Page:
Throughout A Day No Pigs Would Die, Robert is presented with trials that test and toughen his character, gradually bringing about his transition into manhood. When Robert is forced to allow his best friend to be butchered so that the family can eat, it shows that he has accepted that some things in life are inevitable and that being a man is all about doing what has to be done.
Robert Peck is not like the other boys that he goes to school with in Learning, Vermont. He is the son of an impoverished farmer and a Shaker, both of which create a sense of isolation in Robert. He does not deal well with being different in the beginning of the book, as shown when he runs away from his trouble at school and does everything he can to avoid going back. Later in the book when Robert becomes a man, he accepts his position in life and discovers that Pinky has not been his only friend.
All of the major characters in A Day No Pigs Would Die are people who, though easily seen within certain categories (e.g. farmer, Shaker, adolescent), assert their individuality by displaying original ideas and attitudes toward life. Haven, for example, is a devout Shaker, but when his son asks him if he believes in all of the Shaker Laws, he only replies, "Most." In several situations he goes against Shaker ways to make his own decisions. Mrs. Peck exhibits this same characteristic. When Aunt Carrie is fretting over the adultery of the Widow Bascom, Mrs. Peck gives her approval for the way the widow carries on with life after her husband dies.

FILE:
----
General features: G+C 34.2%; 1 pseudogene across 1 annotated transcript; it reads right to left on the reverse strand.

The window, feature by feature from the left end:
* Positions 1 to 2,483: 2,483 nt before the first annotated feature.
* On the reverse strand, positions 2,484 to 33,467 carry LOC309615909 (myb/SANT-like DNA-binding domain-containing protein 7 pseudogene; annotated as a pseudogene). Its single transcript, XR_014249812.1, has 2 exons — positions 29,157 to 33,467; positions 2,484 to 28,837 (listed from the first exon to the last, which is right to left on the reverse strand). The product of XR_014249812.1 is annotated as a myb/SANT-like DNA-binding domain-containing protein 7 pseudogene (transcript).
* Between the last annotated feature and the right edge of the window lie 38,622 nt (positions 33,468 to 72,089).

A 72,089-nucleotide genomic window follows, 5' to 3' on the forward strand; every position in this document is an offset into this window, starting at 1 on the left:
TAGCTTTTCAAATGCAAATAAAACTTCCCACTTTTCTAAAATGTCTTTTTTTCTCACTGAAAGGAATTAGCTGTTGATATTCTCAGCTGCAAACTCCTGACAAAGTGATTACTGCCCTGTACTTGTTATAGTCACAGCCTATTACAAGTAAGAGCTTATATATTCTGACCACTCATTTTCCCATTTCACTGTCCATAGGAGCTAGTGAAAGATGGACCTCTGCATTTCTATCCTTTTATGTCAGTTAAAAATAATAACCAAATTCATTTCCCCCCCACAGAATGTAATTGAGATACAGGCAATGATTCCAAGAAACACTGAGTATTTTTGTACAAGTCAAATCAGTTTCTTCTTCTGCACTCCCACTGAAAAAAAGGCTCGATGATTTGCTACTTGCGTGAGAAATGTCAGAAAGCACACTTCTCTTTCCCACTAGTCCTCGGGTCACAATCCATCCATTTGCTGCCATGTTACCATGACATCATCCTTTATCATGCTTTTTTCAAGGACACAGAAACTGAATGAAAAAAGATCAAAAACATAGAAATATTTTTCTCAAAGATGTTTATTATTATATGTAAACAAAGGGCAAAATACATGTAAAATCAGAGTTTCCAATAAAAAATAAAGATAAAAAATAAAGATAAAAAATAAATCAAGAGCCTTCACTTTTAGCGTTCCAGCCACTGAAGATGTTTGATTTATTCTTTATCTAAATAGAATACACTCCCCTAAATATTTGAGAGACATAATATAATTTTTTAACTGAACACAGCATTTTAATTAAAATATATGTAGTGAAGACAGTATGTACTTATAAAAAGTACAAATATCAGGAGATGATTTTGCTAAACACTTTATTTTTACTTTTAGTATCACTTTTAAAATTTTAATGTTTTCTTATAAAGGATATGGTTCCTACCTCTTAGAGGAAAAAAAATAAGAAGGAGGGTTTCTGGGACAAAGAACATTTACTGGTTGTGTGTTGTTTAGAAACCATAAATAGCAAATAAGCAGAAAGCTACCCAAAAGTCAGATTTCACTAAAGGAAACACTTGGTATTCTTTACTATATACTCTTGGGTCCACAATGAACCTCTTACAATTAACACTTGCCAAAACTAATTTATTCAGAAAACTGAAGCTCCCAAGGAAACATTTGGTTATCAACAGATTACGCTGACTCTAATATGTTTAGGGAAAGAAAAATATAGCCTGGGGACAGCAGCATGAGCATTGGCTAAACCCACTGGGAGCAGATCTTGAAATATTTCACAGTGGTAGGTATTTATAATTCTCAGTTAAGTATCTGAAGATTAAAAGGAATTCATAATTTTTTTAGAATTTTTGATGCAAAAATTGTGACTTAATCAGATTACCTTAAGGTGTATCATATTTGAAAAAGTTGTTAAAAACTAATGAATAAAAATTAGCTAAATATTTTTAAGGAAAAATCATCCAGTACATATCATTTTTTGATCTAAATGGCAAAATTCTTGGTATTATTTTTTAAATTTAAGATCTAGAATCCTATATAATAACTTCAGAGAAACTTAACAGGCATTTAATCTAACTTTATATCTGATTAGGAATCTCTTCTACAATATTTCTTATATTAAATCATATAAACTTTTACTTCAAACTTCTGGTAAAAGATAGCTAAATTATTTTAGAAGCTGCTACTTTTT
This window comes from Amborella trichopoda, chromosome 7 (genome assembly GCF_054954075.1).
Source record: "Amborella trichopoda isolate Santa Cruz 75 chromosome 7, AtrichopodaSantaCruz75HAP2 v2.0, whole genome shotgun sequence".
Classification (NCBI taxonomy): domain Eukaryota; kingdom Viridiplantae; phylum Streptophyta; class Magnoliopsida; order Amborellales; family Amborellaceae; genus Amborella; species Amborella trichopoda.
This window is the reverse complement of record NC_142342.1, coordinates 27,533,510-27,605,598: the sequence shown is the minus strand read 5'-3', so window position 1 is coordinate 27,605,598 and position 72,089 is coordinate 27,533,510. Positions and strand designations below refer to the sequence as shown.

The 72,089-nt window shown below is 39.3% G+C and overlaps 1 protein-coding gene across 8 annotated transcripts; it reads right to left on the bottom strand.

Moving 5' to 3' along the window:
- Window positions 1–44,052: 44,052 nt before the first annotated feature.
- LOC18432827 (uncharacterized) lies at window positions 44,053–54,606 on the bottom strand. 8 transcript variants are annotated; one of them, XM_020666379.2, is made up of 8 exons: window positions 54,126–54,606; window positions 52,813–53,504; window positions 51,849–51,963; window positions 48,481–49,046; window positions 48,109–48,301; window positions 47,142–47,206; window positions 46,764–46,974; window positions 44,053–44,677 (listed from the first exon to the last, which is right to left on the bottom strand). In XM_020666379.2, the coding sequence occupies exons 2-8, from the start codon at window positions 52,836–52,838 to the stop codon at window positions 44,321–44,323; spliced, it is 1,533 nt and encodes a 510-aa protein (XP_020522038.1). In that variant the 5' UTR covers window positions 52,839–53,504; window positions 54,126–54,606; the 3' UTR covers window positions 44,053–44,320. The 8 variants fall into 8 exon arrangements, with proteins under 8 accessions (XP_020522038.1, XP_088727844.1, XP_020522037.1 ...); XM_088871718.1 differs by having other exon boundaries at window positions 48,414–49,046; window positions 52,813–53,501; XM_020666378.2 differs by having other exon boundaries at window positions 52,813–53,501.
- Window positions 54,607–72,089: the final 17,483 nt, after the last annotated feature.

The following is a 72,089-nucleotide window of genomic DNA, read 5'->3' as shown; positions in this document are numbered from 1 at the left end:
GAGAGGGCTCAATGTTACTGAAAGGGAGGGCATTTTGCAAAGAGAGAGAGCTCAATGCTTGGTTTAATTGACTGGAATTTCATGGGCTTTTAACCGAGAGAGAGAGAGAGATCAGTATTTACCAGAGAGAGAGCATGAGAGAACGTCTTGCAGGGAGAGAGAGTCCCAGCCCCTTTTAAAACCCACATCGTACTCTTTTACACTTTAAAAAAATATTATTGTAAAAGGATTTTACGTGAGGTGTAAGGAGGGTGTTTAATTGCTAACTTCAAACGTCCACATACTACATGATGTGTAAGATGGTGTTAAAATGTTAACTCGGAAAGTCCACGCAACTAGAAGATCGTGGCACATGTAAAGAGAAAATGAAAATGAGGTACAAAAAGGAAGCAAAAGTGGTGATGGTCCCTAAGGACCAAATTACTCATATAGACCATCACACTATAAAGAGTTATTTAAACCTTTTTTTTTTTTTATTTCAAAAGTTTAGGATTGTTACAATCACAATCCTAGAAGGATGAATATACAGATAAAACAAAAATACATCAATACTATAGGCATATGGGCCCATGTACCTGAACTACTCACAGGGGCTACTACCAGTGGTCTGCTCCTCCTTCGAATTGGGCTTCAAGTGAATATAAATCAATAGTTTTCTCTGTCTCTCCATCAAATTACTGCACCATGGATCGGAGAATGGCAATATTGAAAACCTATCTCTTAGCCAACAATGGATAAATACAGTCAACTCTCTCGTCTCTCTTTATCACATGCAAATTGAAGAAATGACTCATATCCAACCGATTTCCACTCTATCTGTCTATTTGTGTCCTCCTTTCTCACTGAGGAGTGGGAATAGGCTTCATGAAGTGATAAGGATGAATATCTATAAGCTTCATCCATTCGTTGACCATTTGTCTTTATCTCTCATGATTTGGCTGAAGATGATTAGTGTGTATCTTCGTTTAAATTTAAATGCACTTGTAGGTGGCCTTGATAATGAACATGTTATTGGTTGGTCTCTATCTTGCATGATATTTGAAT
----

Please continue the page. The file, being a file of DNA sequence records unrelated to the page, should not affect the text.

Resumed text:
A Day No Pigs Would Die is all about the way that its characters react to the traumatic events that they experience. One of the things that Haven tries to teach his son is that there is nothing that they can do about these tragedies except carry on. When Haven dies in the end of the book, his son and family show that they have learned this lesson thoroughly by carrying on with life as if it were any other day.